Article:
by Dale Sinclair
The specification drives the look and feel of a project, and heavily influences its cost plan. New design review tools such as virtual reality (VR) place even more importance on illustrating the right products at the right time.
With this in mind, the RIBA Plan of Work 2020 (reproduced overleaf and highlighting the requirements for exchanging specification information) places emphasis on the role of the specification during the design and construction stages. The outline specification is a crucial design tool during stages 2 and 3, allowing specification decisions to be captured in a document that can be shared with and agreed on by all.
A key inclusion in the RIBA Plan of Work 2020 is the acknowledgement that the stage 4 information from the design team needs to be geared to manufacturing or construction for each building system, with this information being descriptive or prescriptive, depending on the approach.
With the former, a specialist subcontractor will pick up the design baton, completing the information for manufacturing and/or construction; with the latter, the design team will issue the information used on-site for construction. For descriptive specifications, design responsibility lies with the contractor, although this responsibility is likely to be passed on to a specialist subcontractor carrying professional indemnity insurance. On a design and build contract, design responsibility rests with the contractor, regardless of who designs: whether the design team or a specialist subcontractor.
A common misconception is that procurement drives this decision-making. This is not correct: specifications can be prescriptive or descriptive, regardless of the procurement route. Traditional contracts have had the ability to facilitate descriptive specifications, via the contractor design portion (CDP), for years. Similarly, prescriptive specifications can be used where a planning consent has stringent conditions relating to materials, or where the client wishes to ensure that specific design aspects will be provided as imagined by the design team, meaning that they are commonplace on design and build contracts.
To phrase this another way, the decision to use a prescriptive or descriptive specification is driven less by procurement and more by topics such as the value proposition. The descriptive-to-prescriptive journey on any project will vary. Some clients may have a range of products used throughout their portfolio of projects, which might be included in the project brief. Other clients may wish the design team to specify anything that is visually important, allowing the contractor to select concealed products. There is no right or wrong decision; however, it’s essential to recognize that the decision must be made at the outset of the project. This allows appointment documents and the building contract to be prepared accordingly, and procurement discussions to be framed appropriately. The RIBA Plan of Work 2020 has, however, been designed in a manner that helps ensure that the complexity of this crucial project interface is clear from the outset.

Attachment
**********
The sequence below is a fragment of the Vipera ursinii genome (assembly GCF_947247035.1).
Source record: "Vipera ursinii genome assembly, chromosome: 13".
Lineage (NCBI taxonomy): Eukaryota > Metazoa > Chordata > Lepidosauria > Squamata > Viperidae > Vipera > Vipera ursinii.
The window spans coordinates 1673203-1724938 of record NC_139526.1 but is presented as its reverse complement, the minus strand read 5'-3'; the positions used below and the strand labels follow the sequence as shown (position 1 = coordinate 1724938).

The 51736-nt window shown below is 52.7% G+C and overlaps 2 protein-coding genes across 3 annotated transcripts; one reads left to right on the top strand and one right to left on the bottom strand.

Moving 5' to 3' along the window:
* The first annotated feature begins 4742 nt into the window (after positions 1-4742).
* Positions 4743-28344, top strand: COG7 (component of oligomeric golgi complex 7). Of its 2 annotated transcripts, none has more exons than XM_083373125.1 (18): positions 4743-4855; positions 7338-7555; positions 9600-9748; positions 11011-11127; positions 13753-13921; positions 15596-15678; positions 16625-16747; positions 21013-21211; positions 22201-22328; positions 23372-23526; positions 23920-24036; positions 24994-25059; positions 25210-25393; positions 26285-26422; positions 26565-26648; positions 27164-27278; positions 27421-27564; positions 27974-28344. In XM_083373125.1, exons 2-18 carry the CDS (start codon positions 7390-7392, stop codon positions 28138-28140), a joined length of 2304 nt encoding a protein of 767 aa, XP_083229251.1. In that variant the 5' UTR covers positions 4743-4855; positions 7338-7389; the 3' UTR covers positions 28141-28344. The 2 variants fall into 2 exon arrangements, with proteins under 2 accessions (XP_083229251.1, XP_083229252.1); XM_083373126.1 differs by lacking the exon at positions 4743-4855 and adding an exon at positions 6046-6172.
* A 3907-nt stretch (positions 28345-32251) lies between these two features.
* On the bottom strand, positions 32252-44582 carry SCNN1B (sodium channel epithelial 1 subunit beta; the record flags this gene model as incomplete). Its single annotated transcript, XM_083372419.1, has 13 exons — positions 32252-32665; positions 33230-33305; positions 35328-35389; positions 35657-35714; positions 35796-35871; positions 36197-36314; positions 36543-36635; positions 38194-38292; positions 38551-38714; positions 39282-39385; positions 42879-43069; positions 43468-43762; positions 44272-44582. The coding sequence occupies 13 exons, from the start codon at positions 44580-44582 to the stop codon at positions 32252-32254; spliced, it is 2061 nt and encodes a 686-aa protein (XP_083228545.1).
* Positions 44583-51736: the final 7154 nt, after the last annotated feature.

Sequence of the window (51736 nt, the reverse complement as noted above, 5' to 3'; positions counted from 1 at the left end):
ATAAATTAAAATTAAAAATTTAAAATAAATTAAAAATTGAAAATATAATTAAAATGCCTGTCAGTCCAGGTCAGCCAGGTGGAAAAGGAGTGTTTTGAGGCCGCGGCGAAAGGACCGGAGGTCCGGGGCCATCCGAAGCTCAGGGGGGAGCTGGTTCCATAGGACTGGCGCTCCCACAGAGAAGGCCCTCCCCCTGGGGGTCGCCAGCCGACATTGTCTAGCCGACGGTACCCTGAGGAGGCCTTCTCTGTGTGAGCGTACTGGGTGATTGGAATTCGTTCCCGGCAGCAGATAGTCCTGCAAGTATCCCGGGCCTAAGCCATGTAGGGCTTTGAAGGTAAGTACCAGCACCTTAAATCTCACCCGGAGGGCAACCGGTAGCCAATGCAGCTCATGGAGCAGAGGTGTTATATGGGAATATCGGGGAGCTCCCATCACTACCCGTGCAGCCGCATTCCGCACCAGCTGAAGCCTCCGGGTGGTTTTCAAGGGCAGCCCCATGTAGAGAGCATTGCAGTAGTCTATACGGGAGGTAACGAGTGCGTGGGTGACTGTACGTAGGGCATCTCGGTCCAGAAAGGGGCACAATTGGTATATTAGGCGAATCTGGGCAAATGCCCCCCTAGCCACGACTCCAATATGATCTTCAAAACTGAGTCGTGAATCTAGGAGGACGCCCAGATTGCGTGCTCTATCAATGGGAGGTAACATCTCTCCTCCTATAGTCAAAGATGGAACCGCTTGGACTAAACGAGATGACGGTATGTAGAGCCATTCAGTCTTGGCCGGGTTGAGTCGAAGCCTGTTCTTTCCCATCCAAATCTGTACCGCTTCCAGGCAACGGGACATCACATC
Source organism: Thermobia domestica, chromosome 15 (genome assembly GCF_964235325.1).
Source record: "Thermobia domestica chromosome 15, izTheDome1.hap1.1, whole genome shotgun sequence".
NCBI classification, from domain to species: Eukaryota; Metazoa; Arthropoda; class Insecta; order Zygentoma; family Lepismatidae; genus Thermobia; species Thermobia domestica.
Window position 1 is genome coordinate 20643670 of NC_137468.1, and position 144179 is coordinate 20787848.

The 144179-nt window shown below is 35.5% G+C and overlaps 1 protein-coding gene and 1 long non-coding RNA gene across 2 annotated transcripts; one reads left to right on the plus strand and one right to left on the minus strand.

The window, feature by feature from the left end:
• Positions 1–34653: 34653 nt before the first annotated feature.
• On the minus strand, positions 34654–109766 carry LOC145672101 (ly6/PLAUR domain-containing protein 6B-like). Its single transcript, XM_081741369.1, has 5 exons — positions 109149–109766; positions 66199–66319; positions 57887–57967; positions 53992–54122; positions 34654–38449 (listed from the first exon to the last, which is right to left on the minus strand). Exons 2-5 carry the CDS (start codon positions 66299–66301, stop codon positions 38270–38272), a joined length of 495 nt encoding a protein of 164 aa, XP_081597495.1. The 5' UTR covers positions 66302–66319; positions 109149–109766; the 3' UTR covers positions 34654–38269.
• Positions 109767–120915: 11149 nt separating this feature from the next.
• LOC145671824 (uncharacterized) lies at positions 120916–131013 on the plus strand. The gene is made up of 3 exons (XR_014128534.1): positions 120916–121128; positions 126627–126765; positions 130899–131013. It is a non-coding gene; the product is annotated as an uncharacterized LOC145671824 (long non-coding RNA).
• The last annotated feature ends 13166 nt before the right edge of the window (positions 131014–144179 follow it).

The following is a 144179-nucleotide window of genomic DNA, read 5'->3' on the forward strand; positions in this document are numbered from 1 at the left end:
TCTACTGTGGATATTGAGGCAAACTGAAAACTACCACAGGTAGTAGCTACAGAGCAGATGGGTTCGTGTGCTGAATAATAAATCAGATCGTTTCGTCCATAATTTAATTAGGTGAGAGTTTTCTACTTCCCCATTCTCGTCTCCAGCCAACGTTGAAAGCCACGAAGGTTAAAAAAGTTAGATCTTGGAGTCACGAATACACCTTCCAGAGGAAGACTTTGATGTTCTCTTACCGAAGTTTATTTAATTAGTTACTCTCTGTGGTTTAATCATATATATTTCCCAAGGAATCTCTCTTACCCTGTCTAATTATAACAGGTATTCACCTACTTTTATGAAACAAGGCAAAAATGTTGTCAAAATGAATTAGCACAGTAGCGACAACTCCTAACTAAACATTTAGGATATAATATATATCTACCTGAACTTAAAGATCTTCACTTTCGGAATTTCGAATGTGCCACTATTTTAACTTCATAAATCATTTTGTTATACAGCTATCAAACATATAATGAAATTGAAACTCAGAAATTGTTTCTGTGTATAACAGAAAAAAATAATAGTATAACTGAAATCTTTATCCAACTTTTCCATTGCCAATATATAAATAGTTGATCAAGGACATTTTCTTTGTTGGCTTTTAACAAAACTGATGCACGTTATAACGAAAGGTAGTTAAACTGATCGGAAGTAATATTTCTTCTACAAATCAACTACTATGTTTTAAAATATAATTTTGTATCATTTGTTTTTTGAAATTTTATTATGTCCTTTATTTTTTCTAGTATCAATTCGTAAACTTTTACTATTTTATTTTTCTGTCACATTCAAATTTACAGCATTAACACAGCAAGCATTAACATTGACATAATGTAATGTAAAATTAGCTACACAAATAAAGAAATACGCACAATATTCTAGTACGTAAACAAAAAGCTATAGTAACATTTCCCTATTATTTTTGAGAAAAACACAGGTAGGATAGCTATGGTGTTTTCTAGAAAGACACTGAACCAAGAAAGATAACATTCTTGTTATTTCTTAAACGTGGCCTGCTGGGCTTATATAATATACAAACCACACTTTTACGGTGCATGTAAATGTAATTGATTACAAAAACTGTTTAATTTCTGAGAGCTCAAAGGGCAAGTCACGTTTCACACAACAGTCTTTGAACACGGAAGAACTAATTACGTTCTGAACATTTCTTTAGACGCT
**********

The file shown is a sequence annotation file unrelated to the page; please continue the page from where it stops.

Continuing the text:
The specification drives the look and feel of a project, and heavily influences its cost plan.
Dale SInclair, Director of Technical Practice at AECOM
In some instances, descriptive specifications are used to clearly assign design responsibility to the contractor – specifying the fire, acoustic and durability criteria for partitions, for example. However, the design team might specify products agnostically, taking design responsibility but allowing the contractor to propose a supplier for certain products. For example, the architect may specify a certain type of brick that is referenced in the planning consent whilst allowing the contractor to select walls ties and lintels, or specify a specific partition build-up, allowing the contractor to propose an alternative.
For some aspects, a descriptive specification can be the key to unlocking design innovation. For example, by issuing design intent information and a descriptive specification, the design team allows the cladding contractor to propose a unique design proposition that meets the goals of a project cost-effectively. The other notable anomaly to the prescriptive specification process is the preparation of shop drawings. For example, a supplier might produce drawings for toilet cubicles or a roller shutter which aids manufacturing, and would be based on the design team’s prescriptive information. In many instances, it is not issued for comment.
Another important stage 4 decision is the point at which stage 4 information is produced. Design and build procurement may draw down stage 4 information for inclusion in the employer’s requirements, with residual stage 4 information being completed by the contractor’s design team or the novated design team. This interface needs to be considered carefully at stage 1. The client must decide whether the information issued by the design team will be descriptive or prescriptive, and whether this information will be produced before or after the building contract is signed.
Dale hosted the first in our series of RIBA Plan of Work webinars. To watch this and other webinars on-demand looking at the topics in the RIBA Plan of Work 2020, visit :
To download the RIBA Plan of Work 2020 and the overview guide see: https://www.architecture.com/knowledge-and-resources/resources-landing-page/riba-plan-of-work
Download the 2020 National BIM Report: